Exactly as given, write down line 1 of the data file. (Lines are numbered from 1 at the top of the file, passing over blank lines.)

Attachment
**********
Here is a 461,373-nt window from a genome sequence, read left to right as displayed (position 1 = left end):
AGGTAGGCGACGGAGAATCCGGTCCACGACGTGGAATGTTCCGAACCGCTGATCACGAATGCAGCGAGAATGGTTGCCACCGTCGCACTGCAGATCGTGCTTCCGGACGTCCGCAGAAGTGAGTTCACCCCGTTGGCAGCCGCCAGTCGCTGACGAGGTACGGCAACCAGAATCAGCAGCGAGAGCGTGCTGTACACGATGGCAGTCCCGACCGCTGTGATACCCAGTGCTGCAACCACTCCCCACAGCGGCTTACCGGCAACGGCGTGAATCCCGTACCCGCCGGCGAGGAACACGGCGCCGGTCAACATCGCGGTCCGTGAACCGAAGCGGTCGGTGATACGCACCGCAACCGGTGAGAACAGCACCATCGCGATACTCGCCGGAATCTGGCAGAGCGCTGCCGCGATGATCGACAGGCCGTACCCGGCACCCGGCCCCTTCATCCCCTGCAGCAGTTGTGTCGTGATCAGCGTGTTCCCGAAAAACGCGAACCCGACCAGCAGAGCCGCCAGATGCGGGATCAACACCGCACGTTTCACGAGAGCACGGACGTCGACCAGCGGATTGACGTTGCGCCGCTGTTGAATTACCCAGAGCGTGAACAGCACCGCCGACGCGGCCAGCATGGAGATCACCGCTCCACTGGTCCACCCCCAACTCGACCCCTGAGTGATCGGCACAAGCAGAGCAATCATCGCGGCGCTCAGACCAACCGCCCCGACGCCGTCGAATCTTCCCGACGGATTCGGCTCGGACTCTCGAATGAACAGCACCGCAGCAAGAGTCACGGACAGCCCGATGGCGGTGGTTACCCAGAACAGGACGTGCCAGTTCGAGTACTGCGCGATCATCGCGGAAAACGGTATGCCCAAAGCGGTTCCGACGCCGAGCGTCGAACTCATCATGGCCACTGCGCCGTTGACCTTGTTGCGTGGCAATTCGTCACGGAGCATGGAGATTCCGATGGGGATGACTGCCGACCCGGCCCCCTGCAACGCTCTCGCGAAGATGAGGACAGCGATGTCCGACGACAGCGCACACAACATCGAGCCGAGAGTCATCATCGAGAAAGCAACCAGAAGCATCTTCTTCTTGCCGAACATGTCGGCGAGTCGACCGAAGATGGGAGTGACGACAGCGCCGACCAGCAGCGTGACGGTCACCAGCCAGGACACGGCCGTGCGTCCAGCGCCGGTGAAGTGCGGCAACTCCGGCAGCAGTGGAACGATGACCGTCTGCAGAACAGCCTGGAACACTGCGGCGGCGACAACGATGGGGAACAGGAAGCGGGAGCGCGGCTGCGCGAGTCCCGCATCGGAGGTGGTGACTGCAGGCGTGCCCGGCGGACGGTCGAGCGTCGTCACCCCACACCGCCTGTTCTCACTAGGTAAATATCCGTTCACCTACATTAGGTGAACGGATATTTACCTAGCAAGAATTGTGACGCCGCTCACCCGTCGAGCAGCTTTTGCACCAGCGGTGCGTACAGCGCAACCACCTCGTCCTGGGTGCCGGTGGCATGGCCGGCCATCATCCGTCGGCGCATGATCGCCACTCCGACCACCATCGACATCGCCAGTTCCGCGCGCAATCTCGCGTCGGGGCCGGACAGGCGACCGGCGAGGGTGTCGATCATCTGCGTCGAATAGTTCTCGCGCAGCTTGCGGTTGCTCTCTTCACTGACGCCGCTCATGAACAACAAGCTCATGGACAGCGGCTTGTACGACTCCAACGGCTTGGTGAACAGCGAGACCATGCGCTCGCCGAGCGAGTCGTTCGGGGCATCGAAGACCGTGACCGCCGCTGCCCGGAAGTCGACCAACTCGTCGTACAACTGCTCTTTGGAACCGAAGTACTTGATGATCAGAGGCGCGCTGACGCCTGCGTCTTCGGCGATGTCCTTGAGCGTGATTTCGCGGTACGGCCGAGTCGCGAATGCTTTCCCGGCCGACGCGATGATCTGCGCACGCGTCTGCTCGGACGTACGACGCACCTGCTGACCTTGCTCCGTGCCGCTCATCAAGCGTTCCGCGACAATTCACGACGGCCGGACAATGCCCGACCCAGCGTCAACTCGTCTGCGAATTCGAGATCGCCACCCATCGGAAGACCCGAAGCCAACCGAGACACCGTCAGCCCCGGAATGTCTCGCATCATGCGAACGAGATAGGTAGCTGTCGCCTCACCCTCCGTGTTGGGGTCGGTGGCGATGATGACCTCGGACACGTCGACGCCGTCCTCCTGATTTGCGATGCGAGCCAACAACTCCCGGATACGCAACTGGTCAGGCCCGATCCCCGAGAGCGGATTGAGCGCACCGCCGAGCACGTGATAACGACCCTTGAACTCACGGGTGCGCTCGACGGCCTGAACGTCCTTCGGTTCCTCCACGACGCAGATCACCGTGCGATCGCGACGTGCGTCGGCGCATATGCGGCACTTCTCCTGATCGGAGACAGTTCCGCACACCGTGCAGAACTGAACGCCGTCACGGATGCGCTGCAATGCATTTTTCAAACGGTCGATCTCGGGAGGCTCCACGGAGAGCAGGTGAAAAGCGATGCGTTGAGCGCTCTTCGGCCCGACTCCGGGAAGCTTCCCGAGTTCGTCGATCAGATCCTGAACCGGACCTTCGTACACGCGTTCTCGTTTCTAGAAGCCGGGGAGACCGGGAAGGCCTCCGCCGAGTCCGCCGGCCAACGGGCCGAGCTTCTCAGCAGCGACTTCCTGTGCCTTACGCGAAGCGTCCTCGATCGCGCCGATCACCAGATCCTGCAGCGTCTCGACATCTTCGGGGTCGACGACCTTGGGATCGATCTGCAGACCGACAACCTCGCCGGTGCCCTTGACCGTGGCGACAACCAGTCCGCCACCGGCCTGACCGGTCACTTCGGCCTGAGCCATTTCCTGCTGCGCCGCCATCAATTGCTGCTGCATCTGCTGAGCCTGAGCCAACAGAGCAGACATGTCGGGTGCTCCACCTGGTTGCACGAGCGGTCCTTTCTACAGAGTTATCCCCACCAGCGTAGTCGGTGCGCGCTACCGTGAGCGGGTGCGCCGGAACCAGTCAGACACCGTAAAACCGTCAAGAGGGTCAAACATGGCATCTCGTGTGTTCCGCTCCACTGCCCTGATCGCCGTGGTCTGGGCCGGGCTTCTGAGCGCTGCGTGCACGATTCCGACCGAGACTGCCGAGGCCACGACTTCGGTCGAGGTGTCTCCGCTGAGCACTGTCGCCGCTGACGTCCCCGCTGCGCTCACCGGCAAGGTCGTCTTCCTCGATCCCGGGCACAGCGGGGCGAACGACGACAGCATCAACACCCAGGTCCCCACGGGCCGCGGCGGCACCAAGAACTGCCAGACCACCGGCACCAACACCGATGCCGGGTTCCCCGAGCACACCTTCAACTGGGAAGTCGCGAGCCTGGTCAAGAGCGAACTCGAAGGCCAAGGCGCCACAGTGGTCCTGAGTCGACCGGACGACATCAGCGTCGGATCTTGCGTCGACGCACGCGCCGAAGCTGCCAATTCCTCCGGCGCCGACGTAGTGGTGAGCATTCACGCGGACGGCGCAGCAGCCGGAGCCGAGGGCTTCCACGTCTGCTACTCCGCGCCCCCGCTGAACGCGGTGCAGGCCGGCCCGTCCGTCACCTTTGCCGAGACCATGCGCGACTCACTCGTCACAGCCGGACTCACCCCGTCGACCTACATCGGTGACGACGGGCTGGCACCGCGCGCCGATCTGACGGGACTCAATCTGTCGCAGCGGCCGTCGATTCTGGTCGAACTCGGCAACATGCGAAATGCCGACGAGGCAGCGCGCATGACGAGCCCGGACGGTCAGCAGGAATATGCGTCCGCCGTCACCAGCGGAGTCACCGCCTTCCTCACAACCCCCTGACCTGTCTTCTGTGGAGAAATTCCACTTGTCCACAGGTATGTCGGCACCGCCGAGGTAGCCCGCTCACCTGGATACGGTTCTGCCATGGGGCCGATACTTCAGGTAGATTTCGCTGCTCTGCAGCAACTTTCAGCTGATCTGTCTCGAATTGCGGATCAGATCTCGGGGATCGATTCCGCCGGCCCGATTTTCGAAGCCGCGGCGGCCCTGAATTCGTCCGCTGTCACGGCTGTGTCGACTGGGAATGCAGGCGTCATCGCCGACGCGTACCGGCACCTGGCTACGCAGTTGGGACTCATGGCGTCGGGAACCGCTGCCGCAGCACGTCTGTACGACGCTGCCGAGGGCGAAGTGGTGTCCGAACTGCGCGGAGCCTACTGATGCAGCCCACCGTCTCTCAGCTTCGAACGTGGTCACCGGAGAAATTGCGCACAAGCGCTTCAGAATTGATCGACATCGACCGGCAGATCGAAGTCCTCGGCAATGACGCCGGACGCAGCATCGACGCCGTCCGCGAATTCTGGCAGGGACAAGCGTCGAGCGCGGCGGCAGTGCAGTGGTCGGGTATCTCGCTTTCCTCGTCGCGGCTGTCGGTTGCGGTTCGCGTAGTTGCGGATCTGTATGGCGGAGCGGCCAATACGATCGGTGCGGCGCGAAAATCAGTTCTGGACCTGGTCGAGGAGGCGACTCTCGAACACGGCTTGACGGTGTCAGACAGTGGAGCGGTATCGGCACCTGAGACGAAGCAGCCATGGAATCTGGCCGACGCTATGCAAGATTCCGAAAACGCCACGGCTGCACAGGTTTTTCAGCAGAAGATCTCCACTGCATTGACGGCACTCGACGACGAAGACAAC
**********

Here is a 461,373-nt window from a genome sequence, read left to right as displayed (position 1 = left end):